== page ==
How Could Your Money Make You Even More Money?

Rising federal interest rates could be an opportunity to grow your savings account — if your money’s in the right place.

So, should you switch banks? Good Question.

According to Value Penguin, the average interest rates on savings accounts at traditional brick-and-mortar banks are 0.01 percent. Compare that to the average at banks that only exist online: 1.9 percent. Since early 2018, the average savings accounts rates have risen with the rise in the Fed rate.

“You’re not beating inflation, but it’s a closer proposition at 1.9 percent,” said Chris Moon, research analyst at Value Penguin.

That is why he and other experts suggest people look around for banks with better rates.

Over a year, that can mean the difference between a return of $1 versus $190 in an account with $10,000.

“I think with online savings accounts, they’re trying to attract more money than brick-and-mortar,” said Dustin Smith, a wealth counselor at Wealth Enhancement Group. “They also don’t have the expense of having a brick-and-mortar on every corner.”

Smith says people should consider switching accounts, but they have to think of two things before they take that step.

“The first step is what is the purpose of that money,” Smith said.

He advises clients to use higher-yield savings accounts for emergency funds or as a down payment on a house – money that someone might need in the next few months or year.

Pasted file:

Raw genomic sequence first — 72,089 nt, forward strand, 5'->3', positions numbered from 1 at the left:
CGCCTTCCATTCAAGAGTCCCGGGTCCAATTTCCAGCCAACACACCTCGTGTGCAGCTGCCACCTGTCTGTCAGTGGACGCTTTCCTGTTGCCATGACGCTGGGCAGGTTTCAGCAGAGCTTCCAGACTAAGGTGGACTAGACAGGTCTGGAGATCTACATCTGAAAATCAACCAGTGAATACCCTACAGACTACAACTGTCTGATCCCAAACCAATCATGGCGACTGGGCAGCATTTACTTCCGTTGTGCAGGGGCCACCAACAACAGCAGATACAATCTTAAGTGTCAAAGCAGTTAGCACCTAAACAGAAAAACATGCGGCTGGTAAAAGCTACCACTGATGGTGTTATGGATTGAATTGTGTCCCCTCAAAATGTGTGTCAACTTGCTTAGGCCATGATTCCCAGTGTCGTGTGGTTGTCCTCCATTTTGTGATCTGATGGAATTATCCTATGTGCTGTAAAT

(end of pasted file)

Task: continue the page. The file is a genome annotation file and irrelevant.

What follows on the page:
The second is how often people would need to take money from the account. He says an online savings account might not the best place for money a person uses on a daily basis because it can be harder to access and, in some cases, there are limits on withdrawals.

Value Penguin’s Moon says online banks have been getting much better about quicker access to money and now have partnerships with ATM operators to offer cash withdrawals with little or no fees.

“I tend to tell folks, keep your checking account at a brick-and-mortar bank,” said Smith. “For your emergency funds, look towards the online savings account.”

People can compare rates and fees at websites like Value Penguin and

Experts at NerdWallet say another thing to consider is convenience. While online banks could mean more convenience for some who prefer to do all their banking online, the lack of a building with employees to turn to might be difficult for others.

The safety measures in place at traditional banks are also in place at online banks. Almost all are FDIC-insured, which means if that bank goes under, a person would be insured up to $250,000.